# Confusion with understanding the fixed bias circuit

Below shows a bipolar transistor in fixed current bias configuration. A text says that this topology is independent of β: What I understand is, since Vcc, Vbe and Rb is constant the base current becomes fixed as:

Ib = (Vcc-Vbe) / Rb

As we see in the above formula since all three variables Vcc Vbe and Rb are constant, Ib is constant and so fixed.

My confusion is the following:

Imagine if we now change the transistor with the same type but with a different β, will the Ic change?

Thought 1: I'm asking because I guess we can say that after the transistor is changed the Vbe will not change(?). And according to the Ebers Moll equation the Ic will not change since Vbe will not change.(Ic is determined by Vbe)

Thought 2: But if we think again after changing the same type transistor with different β which means Vbe will not change and so that means Ib is fixed at the same value as well. But now the new transistor has a different β and Ic = β × Ib. So this tells us that Ic will change.

Which thought above is correct and where am I making the logical flaw?

• Yes, you are right, the Ic will change when a beta value change and Vbe also. In this circuit, only Ib current is fixed (not exactly true). And in real life, you shouldn't use this type of a biasing circuit.
– G36
Sep 9 '18 at 16:54
• So the root reason that the β changes the change in Vbe by construction? Sep 9 '18 at 16:55
• But you are saying Ib is fixed, how come Ib is fixed if Vbe changes? For Ib to be fixed Vbe should be constant isnt it? Maybe I have a problem in the meaning of "fixed" here.. Sep 9 '18 at 16:56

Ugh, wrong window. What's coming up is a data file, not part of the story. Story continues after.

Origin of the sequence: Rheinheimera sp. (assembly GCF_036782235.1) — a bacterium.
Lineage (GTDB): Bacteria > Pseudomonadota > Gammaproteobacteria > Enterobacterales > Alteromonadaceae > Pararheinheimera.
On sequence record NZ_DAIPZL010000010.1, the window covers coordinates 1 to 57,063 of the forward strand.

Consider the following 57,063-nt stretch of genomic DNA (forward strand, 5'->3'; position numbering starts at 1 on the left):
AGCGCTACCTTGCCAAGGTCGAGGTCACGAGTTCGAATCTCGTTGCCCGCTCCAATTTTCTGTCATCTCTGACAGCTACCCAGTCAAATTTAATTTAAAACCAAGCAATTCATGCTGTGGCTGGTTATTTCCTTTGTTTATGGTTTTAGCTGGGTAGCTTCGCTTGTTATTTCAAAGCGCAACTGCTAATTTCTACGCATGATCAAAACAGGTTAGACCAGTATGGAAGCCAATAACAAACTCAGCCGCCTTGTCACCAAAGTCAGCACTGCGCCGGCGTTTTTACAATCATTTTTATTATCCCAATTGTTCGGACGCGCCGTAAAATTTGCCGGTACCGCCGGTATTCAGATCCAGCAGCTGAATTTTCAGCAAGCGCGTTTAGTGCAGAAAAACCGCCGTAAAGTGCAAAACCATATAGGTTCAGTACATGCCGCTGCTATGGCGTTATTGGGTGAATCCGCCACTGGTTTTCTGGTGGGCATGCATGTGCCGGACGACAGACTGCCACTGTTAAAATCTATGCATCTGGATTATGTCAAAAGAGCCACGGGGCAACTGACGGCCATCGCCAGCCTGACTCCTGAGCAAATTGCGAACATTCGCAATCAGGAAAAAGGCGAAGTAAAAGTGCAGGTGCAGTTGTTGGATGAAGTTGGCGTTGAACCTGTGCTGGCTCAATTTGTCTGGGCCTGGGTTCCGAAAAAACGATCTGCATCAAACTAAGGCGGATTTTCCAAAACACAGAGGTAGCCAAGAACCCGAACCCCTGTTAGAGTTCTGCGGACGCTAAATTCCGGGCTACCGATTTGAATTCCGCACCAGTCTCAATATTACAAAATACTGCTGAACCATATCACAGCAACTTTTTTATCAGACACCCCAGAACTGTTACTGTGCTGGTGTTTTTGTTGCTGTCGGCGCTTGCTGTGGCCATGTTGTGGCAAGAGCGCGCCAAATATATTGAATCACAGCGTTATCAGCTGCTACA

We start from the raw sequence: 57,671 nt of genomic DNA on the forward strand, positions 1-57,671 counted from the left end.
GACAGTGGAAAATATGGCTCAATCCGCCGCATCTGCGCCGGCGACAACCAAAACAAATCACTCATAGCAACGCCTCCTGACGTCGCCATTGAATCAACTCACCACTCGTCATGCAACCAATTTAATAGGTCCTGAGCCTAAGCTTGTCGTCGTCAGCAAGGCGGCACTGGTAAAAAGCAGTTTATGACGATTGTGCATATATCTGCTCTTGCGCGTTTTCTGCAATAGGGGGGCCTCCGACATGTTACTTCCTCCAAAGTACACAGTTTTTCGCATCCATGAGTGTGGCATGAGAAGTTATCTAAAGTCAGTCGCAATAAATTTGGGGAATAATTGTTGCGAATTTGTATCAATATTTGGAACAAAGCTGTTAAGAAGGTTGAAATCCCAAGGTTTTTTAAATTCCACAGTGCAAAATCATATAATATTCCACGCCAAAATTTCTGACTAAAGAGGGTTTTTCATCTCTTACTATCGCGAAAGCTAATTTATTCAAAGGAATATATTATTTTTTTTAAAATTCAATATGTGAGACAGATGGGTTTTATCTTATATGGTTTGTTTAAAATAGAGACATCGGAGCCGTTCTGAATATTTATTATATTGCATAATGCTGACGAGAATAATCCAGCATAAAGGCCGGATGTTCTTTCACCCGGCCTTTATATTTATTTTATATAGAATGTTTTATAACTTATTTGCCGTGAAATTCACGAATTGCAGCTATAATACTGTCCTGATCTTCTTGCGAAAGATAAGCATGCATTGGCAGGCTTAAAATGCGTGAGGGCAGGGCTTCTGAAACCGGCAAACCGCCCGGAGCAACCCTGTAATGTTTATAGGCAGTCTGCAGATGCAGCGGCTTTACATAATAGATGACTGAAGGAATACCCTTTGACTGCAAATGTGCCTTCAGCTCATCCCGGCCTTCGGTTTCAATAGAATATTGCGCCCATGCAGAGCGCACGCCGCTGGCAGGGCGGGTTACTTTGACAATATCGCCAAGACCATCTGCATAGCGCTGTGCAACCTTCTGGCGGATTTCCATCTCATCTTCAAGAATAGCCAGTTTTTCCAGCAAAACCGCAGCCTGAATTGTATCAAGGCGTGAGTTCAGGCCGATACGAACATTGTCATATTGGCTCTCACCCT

• Every single BJT's will have a different β value. So the Ic will also change. If Vcc >> Vbe we can assume that the Ib ≈ Vcc/Rb is more or less fixed.
– G36
Sep 9 '18 at 17:00
• Or maybe your book treat the BJT as a current controlled current source (Ic = Ib x β ) with the fixed Vbe value. In this case, only change in β can change the Ic value.
– G36
Sep 9 '18 at 17:03

The Ebers-Moll equation does account for changes in $\beta$, but they use a parameter $\alpha$ where
$$\alpha = 1 - \frac{1}{\beta}$$
We often say that $V_{BE}$ is fixed in this circuit because the changes in $V_{BE}$ are usually small compared to $V_{CC}$. It follows that $I_B$ is (essentially) fixed since it is determined by Ohm's Law and the voltage drop across RB.
Your understanding is correct then that if $\beta$ (or $\alpha$) changes then $I_C$ will change significantly, causing $V_{CE}$ to change proportionally.